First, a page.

One can scream and yell, but power is required - one’s own power, or the recognition of the circumstance along with an appropriate co-operative response from another authority. How to get this power? How to get this power to take notice? How to make this power discover the importance of an architect’s involvement in a myriad of circumstances? How to get others to think: we need to get the architect in, instead of: we need to sack him/sue him; I could have done better than this expensive, foolish dilettante? These are the concerns that need consideration, not just the smartly clever, academic redefinition/rendition of ‘architecture’ or ‘practice’ and the timeless call for others to be ‘educated’ to admire unique talent and difference.
We know that architects can assist in many situations outside of building design, but how do we overcome the cliché that sees architects as costing one time and money - wasting it - while still demanding big fees for fantastically impractical, fanciful visions? How do we overcome the perception that architects design for themselves and create problems with their elitist visions; that architects should be shunned to steer clear of problems; that one should never have an architectural competition, as there are always problems with outcomes and costs: the ‘opera house’ problem? We all know it: one has to keep away from architects or have them carefully managed by some responsible person if they have to be used. Sadly the cliché is rooted in and feeds on ever-recurring facts.
Articles like this ‘plastic blurb’ text do not help. They reinforce the idea of the exclusive, snobby, elitist side of the profession. The use of ‘academic’ language only reinforces every prejudice that is currently held. We must start using ordinary language if anyone is going to start listening, just as we must start generating ordinary outcomes that are extraordinary if we seek any recognition and understanding of our potential role - the role of our potential - from others. Our continued delight with extreme difference will only aggravate matters. Architects continue to drool over and promote the unique, ‘creative’ original - the bespoke concept - as their ideal.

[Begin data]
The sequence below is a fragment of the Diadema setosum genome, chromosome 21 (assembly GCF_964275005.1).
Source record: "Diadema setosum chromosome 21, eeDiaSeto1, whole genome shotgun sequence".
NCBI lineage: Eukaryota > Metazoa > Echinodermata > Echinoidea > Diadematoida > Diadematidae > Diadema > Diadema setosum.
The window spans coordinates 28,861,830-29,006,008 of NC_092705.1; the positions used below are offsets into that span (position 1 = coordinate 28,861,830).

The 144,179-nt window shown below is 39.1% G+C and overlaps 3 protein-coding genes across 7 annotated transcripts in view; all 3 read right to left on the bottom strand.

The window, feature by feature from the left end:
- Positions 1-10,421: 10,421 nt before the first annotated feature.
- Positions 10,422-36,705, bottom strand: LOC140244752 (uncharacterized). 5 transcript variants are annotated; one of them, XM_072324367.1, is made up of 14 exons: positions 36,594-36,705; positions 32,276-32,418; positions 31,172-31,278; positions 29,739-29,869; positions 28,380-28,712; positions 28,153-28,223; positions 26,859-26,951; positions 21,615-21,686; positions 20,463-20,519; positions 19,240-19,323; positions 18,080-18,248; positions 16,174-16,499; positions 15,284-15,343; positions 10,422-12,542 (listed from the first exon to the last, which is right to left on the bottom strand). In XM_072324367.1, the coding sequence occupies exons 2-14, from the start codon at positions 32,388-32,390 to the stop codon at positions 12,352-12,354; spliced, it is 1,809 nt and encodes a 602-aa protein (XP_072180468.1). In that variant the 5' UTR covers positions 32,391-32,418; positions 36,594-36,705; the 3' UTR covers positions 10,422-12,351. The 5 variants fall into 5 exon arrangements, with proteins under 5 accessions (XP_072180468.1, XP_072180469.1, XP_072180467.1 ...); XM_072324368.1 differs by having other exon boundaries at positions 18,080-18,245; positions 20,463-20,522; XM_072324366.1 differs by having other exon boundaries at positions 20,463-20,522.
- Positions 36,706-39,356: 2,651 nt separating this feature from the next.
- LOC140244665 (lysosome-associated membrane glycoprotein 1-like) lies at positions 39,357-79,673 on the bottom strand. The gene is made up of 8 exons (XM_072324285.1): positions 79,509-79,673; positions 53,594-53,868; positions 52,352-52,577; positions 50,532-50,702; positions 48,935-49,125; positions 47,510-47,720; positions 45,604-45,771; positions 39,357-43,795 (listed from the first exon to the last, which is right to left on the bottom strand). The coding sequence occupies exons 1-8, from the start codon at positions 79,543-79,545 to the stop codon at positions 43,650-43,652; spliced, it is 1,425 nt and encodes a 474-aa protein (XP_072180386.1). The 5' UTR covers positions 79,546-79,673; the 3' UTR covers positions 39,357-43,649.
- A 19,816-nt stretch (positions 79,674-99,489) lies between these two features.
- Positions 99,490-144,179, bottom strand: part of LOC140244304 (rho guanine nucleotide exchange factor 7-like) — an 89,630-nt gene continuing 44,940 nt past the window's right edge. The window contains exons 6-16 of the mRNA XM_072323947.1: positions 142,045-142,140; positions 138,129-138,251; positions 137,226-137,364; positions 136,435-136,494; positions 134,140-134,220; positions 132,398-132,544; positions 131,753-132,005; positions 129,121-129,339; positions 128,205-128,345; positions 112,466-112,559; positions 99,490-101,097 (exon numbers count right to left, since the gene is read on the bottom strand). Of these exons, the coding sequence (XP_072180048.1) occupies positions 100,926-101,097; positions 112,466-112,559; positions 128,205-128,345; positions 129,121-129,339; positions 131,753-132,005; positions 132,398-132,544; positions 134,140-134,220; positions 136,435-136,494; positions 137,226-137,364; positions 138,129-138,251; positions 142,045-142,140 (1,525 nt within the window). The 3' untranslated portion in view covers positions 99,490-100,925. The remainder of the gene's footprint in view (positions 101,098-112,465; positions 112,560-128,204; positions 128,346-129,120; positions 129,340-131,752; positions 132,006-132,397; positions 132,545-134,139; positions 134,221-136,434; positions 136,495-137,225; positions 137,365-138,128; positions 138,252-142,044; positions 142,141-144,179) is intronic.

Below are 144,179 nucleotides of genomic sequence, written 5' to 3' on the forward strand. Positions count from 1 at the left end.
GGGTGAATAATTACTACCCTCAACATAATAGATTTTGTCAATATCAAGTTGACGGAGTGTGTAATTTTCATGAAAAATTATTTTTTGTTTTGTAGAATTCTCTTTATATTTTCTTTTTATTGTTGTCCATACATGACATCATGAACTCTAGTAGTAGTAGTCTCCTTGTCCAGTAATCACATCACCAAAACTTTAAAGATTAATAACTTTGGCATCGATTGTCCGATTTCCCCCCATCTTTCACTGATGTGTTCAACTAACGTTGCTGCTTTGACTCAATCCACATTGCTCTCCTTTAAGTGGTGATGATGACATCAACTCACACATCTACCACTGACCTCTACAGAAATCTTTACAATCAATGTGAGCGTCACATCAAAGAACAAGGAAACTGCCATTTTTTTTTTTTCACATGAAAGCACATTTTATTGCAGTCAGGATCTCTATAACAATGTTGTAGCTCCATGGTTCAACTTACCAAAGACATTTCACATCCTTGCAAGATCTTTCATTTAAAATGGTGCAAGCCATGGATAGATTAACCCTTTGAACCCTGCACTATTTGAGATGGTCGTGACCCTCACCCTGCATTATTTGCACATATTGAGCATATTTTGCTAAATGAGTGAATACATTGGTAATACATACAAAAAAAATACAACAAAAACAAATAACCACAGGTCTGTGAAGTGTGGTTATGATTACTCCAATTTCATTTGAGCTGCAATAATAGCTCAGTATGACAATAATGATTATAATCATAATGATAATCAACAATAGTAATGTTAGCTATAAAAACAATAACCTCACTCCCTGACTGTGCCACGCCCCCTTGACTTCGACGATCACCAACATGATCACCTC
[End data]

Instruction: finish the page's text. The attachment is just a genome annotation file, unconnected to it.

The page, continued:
Then there is the ‘local’ problem: this is Australia, with the ad hoc, DIY, ‘wouldn’t you have thought’ culture of disregard for things ‘learned’ and subtle; where the irony is that success means that one is sidelined rather than seen as holding a useful skill/expertise to be harnessed. Instead, achievement screams out ‘avoid’ and sets the stage for trampling. Potential clients are encouraged to seek talent elsewhere - interstate; overseas. Things are always better otherwise and in other places: (see the Central Park development in Sydney and its promotion; and the new School of Architecture at Bond University). Only actions and outcomes will change these things.
What is important is that the profession has to start supporting itself. The idea of the unique genius - that any other architect always could/would have done better and will challenge for all future work on this basis - is embedded in our own vision of ourselves: well, it seems, in the majority of minds. The stories are astonishing, as are the brazen lengths that this throat cutting will go to. It is rare that an architect is promoted or praised by another. The norm is the undermining of one another; and the demolition of all other ideas, and fees - cost-cutting - with seeming conceit and delight: of course, ‘colleagues’ apart, as awards show. This is the country of ‘mates’ - ‘g-day mate’!
If the profession cannot show respect for others inside it, what chance is there of others outside it holding any respect for it? One has to ponder what the cathedrals might have looked like with this nasty, competitive streak! Still, it helps us understand why we have the outcomes we are currently living with today; and why the profession is seen as it is. It is not merely a matter of what ‘practice’ has become or might become to those ‘academically’ disposed. We need to overcome the ‘smarty pants’ hero image with ‘good work,’ as Fritz Schumacher knew it and spoke of it in a book with this title, and in other writings too, like Small is Beautiful.